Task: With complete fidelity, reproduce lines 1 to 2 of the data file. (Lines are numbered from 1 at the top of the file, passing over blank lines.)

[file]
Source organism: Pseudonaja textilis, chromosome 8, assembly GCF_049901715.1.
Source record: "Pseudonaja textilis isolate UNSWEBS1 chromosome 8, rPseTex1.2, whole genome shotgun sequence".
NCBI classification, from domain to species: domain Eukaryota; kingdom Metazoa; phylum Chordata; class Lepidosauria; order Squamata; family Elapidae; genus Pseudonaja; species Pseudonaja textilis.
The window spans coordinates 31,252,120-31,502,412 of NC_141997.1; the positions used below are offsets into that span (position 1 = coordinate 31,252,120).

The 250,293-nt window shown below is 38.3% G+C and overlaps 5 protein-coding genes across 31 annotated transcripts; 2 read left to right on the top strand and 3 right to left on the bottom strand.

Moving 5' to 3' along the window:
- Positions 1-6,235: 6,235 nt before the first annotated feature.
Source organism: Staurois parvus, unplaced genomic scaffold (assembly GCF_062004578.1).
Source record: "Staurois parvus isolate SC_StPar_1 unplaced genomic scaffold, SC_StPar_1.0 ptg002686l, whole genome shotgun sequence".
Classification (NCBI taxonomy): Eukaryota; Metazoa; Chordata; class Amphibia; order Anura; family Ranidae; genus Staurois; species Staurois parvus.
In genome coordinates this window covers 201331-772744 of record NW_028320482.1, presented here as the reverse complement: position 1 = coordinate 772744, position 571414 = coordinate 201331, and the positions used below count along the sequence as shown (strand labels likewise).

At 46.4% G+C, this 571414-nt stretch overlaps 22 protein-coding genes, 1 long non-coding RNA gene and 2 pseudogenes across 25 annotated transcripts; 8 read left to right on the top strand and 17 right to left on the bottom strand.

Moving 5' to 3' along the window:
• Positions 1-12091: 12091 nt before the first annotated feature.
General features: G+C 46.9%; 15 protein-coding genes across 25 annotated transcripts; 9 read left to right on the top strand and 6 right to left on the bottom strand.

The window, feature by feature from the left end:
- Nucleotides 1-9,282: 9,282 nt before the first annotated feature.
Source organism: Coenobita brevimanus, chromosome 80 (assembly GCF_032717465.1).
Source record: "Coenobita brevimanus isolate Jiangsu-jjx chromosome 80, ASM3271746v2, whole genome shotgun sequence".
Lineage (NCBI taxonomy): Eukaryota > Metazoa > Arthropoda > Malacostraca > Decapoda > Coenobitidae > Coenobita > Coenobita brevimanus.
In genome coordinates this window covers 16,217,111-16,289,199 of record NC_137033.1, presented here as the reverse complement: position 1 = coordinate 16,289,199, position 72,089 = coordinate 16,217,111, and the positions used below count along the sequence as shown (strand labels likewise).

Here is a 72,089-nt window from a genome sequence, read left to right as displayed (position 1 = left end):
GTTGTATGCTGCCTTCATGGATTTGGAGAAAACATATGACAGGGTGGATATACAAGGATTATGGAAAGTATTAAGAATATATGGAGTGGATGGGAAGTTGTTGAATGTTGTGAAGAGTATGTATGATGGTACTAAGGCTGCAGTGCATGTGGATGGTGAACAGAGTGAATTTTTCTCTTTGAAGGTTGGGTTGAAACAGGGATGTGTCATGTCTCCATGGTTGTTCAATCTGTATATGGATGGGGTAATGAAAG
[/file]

Source organism: Pseudonaja textilis, chromosome 8, assembly GCF_049901715.1.
Source record: "Pseudonaja textilis isolate UNSWEBS1 chromosome 8, rPseTex1.2, whole genome shotgun sequence".